Wells Camera & Sound is Moose Jaw’s oldest photo printing business and is now operated by the third generation of the Wells family. The business has remained relevant since the end of World War II by embracing innovation.

Wells Camera & Sound is Moose Jaw’s oldest photo printing business and is now operated by the third generation of the Wells family. The business has remained relevant since the end of World War II by embracing innovation.

“My grandfather started the business originally, after the war,” explained Chad Wells, the current operator of Wells Camera. “Kitch Wells was an aviation photographer and he photographed from airplanes during World War II. Post-war, he took his skills and opened a photography business.

This initial company was called Excello Photo. The storefront was on Main Street in downtown Moose Jaw. In 1973, when the Town ‘n’ Country Mall opened, he, his wife Margo and their son Bob decided it was time to expand.

“And that’s where we brought the combination of the photo and TV audio industry,” Chad said. “We operated the mall until 2001. In September 2001, we purchased this location.”

Mac Anderson has been an employee of the company since 1978. He recalls that the Town ‘n’ Country location had the first color photo lab in Saskatchewan.

“There was a big cup, a huge cup, and all the prints were in this dryer going around, all stuck on it,” Anderson recalled. “And we picked them up, they were all numbered, and the girls were sorting them into envelopes. And then Bob, Chad’s dad, and I would deliver them to Kitch’s convenience store network. I delivered the South Hill location.

That same desire to be on the cutting edge of technology in the field is what has sustained them, Chad said, along with their commitment to their customers.

“What really kept us going was trying to stay one step ahead. Not necessarily the first, but one of the first, and seeing trends and trying to follow that.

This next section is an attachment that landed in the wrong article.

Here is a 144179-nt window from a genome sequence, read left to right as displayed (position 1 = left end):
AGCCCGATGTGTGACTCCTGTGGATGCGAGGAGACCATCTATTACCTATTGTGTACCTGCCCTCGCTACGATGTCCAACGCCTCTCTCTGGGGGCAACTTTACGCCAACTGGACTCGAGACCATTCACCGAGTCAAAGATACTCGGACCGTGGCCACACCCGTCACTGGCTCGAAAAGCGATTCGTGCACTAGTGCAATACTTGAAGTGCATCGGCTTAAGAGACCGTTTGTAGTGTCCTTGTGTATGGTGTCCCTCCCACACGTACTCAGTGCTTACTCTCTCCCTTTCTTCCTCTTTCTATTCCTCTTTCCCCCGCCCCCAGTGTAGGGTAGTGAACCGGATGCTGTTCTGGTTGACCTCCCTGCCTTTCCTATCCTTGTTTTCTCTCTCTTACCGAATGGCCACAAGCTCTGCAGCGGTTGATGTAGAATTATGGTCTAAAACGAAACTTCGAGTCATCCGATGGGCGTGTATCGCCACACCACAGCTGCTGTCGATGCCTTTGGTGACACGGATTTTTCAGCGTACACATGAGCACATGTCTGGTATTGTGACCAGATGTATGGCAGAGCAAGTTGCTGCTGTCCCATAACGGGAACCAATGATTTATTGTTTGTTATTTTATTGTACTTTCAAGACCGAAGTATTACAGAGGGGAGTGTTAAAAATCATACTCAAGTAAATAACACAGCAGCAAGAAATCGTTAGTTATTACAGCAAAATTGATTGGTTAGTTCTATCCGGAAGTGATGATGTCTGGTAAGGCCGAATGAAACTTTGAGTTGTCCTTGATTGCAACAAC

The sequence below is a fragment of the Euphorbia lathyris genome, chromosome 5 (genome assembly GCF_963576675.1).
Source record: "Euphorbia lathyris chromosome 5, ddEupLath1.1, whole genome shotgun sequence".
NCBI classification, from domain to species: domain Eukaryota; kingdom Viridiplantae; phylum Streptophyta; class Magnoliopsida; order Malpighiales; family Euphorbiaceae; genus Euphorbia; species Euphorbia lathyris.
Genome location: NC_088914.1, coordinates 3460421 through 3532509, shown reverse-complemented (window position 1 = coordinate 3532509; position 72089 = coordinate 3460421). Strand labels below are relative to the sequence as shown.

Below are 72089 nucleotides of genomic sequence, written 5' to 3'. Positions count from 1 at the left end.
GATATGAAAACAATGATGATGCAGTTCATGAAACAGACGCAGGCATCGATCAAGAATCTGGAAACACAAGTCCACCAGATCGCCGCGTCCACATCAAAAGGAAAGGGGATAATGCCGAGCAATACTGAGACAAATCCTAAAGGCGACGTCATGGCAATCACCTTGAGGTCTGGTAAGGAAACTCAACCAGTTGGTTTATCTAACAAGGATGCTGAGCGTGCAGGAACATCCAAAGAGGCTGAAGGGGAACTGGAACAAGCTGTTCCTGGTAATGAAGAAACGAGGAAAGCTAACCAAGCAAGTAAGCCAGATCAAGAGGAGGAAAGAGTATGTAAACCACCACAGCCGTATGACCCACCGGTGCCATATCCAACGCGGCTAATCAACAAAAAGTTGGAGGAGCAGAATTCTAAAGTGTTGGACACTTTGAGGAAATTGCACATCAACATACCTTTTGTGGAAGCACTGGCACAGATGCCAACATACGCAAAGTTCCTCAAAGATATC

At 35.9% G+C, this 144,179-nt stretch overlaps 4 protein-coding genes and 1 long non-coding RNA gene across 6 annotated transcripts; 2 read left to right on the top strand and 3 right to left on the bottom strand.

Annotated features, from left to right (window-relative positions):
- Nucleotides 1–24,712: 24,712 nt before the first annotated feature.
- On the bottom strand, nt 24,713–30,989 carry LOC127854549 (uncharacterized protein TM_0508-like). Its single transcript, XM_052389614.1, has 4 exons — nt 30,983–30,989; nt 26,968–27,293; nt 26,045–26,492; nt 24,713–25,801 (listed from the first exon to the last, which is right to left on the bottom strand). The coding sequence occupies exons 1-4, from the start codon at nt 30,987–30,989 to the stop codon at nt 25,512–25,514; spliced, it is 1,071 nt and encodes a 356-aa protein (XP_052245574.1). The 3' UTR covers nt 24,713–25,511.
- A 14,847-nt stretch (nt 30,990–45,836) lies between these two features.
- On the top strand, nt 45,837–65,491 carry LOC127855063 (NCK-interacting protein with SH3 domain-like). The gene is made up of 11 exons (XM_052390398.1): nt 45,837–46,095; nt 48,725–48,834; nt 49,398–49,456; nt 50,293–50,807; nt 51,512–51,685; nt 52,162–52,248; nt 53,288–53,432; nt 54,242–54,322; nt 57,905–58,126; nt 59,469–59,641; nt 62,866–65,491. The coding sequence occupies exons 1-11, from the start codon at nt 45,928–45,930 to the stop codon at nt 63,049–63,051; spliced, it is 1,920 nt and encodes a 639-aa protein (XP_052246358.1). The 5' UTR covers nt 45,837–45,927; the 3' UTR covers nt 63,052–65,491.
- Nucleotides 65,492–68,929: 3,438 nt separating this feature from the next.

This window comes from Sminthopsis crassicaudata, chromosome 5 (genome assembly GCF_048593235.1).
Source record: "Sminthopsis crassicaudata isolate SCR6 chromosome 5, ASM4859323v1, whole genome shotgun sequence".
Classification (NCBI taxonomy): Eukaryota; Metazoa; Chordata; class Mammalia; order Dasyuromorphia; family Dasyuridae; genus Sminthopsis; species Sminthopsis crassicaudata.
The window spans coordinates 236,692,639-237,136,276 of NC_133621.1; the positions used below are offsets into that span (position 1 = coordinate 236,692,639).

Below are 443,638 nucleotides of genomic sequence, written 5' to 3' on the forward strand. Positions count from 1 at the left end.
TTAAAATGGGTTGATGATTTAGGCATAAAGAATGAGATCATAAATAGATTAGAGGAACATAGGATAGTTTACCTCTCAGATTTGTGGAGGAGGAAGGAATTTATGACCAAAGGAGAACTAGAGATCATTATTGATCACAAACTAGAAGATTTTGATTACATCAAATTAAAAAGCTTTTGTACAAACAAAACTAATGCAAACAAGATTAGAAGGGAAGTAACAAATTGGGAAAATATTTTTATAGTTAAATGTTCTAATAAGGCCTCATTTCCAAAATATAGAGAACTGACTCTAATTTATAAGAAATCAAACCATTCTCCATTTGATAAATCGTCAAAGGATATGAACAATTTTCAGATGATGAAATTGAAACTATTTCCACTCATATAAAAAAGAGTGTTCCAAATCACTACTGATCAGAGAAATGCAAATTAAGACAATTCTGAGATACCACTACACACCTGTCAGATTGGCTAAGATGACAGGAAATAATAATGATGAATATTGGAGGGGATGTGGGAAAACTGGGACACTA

Kodak is a photo company that has lost its leading position in the market due to its reluctance to innovate. Kodak dominated the photographic film industry for many decades, but had to file for bankruptcy in 2012 after failing to embrace the digital revolution.

“It’s interesting, Kodak was one of our main partners,” Chad recalls. “Kodak was the very first company to use the Internet professionally. In 1986, we had our first Internet connection at the Technet Center, which was operated out of New York. So every morning they passed test strips in the photo lab and read them with a densitometer. We sent those numbers to New York, and they told us how to adjust our chemistry to keep the colors consistent.

At the time, Moose Jaw was one of the first Canadian cities to join this network, along with Vancouver and Toronto.

Followed by an hour of on-site photo development, then digital cameras in the mid-1990s. Now cellphone cameras are everywhere, but Chad said cellphones had the paradoxical effect of increasing interest in dedicated cameras and photography rather than pushing customers away.

“It had an interesting effect, because it brought out an interest in photography that hadn’t existed before. There are a lot of people now who really enjoy photography with their phones. »

Since one of the three aspects of the store is photo printing, that means a lot more business. The store can print virtually any size photo – on photo paper, wood, acrylic or metal.

“It really opened the door to what you can do with your photos,” Chad added.

Steph Stephens, another longtime employee, is the photo lab expert. She specializes in restoring old photos and cleaning photos according to customer requests. His work became increasingly busy over time.

“I can’t keep up,” laughed Stephens. “I mean, I can keep up, but it’s a challenge.”

One of Stephens’ favorite parts of his job is watching multiple generations of families grow. Privacy is obviously a concern. Stephens and Wells agree that a serious part of the business never discusses photos with anyone.

“Privacy is one of the reasons we’re still here,” Chad said.

Another big technology change this year in particular is that all new Samsung TVs come with PC-grade processors and built-in Xbox software.

“All you have to do is buy a controller, subscribe to Microsoft, and you can play hundreds of games on your TV, console-free,” Chad said, shaking his head.

“We just keep getting better. It’s one of our biggest expenses, unfortunately, but we want to maintain the best quality and user experience.

Check out Wells Camera & Sound Fotosource at wellscamera.ca for all your photo printing needs. And if you’re looking for a new high-end TV or camera, look no further – they’ve got the best brands.


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